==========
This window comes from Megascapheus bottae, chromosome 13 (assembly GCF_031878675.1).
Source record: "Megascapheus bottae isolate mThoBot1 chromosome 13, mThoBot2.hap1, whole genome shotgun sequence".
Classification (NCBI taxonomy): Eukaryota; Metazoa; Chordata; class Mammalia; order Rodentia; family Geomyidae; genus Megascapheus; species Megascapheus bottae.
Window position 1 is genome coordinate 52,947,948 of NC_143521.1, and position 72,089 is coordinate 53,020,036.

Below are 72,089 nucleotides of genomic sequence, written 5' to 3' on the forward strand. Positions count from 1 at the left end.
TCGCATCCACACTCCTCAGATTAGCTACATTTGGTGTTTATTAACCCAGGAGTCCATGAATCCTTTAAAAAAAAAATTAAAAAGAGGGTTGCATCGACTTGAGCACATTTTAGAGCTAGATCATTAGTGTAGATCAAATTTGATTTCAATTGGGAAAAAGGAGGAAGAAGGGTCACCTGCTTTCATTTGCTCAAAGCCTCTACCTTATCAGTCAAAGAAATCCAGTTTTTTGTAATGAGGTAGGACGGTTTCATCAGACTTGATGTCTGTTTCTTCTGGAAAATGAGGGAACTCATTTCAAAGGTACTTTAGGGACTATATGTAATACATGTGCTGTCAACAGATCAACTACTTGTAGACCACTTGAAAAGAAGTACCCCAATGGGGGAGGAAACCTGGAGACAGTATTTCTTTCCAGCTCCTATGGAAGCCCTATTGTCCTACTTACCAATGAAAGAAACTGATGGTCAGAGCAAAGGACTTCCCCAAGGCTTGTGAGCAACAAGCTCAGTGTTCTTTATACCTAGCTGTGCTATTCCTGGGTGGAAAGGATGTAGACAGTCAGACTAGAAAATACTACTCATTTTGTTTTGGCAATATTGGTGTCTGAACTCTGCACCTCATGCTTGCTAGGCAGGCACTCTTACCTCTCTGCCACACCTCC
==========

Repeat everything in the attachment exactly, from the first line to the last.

This window comes from Megascapheus bottae, chromosome 13 (assembly GCF_031878675.1).
Source record: "Megascapheus bottae isolate mThoBot1 chromosome 13, mThoBot2.hap1, whole genome shotgun sequence".
Classification (NCBI taxonomy): Eukaryota; Metazoa; Chordata; class Mammalia; order Rodentia; family Geomyidae; genus Megascapheus; species Megascapheus bottae.
Window position 1 is genome coordinate 52,947,948 of NC_143521.1, and position 72,089 is coordinate 53,020,036.

Below are 72,089 nucleotides of genomic sequence, written 5' to 3' on the forward strand. Positions count from 1 at the left end.
TCGCATCCACACTCCTCAGATTAGCTACATTTGGTGTTTATTAACCCAGGAGTCCATGAATCCTTTAAAAAAAAAATTAAAAAGAGGGTTGCATCGACTTGAGCACATTTTAGAGCTAGATCATTAGTGTAGATCAAATTTGATTTCAATTGGGAAAAAGGAGGAAGAAGGGTCACCTGCTTTCATTTGCTCAAAGCCTCTACCTTATCAGTCAAAGAAATCCAGTTTTTTGTAATGAGGTAGGACGGTTTCATCAGACTTGATGTCTGTTTCTTCTGGAAAATGAGGGAACTCATTTCAAAGGTACTTTAGGGACTATATGTAATACATGTGCTGTCAACAGATCAACTACTTGTAGACCACTTGAAAAGAAGTACCCCAATGGGGGAGGAAACCTGGAGACAGTATTTCTTTCCAGCTCCTATGGAAGCCCTATTGTCCTACTTACCAATGAAAGAAACTGATGGTCAGAGCAAAGGACTTCCCCAAGGCTTGTGAGCAACAAGCTCAGTGTTCTTTATACCTAGCTGTGCTATTCCTGGGTGGAAAGGATGTAGACAGTCAGACTAGAAAATACTACTCATTTTGTTTTGGCAATATTGGTGTCTGAACTCTGCACCTCATGCTTGCTAGGCAGGCACTCTTACCTCTCTGCCACACCTCC